While the photograph has frequently been used in detective films to show the truth in black and white, with the gradual acceptance of photography as art, the nature of the photograph in film has changed. An analysis of recent detective films that rely on photographs as evidence shows that the relationship of the photo to objectification varies depending on the gender of the film’s protagonist. An analysis of 25+ films shows that women find in photographs an ambivalence rather than a monolithic truth. While male heroes tend to use the photograph to investigate the nature of an absolute “objective” reality, they almost always try to preserve a sense of integrity in their pursuit of a universally acceptable although not necessarily happy solution. In films with women protagonists, the truth is inevitably more complex and the solution less optimistic. Some films reveal both masculine truth as feared betrayal, and a subjective feminine version and thus a duplicity of the image’s meaning. By examining specific photographs and the protagonists’ interpretations of them, it is discovered that photography represents something different in the world of feminine desire and pleasure than it does in one of masculine order and law.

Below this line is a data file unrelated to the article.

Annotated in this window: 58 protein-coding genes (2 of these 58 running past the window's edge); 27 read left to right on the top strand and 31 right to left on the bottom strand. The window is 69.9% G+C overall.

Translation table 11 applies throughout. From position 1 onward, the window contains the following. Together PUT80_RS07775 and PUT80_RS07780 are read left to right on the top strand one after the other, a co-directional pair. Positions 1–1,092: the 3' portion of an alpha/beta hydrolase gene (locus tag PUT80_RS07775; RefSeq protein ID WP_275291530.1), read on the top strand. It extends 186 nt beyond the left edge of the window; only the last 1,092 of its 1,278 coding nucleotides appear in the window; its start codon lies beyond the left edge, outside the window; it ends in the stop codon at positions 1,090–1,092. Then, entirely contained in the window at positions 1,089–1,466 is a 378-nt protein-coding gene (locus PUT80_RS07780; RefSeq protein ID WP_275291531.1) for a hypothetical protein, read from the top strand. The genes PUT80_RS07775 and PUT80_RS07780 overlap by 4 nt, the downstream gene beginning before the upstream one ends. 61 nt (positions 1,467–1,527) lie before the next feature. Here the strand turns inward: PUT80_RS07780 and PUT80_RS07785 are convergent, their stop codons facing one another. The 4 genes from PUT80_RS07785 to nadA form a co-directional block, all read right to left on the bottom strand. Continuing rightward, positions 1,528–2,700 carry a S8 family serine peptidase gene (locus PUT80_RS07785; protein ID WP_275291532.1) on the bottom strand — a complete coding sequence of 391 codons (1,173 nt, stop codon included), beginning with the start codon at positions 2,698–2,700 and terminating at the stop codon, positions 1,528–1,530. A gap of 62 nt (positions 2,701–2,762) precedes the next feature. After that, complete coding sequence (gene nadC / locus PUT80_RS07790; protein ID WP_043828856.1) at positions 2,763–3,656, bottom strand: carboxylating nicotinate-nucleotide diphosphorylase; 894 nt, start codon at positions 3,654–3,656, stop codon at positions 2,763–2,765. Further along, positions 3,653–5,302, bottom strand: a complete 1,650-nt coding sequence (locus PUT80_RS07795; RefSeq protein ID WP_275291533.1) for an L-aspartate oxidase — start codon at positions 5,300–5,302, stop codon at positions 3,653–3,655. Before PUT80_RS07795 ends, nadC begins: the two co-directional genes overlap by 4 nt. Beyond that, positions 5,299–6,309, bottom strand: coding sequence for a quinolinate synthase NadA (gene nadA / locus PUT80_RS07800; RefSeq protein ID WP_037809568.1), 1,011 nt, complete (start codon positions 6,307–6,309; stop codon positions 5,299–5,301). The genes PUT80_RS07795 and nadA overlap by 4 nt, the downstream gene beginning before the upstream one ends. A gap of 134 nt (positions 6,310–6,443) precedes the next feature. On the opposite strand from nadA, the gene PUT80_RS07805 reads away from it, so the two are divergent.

|Keywords:||Detective Film, Objectification, Photography as Art, Photographic Objectification, Subjective Reality, Gendered Ambivalence, Love Crimes, Basic Instinct, Femme Fatale, Nancy Drew|
Professor, Modern and Classical Languages and Literatures, College of St. Benedict, Collegeville, MN, USA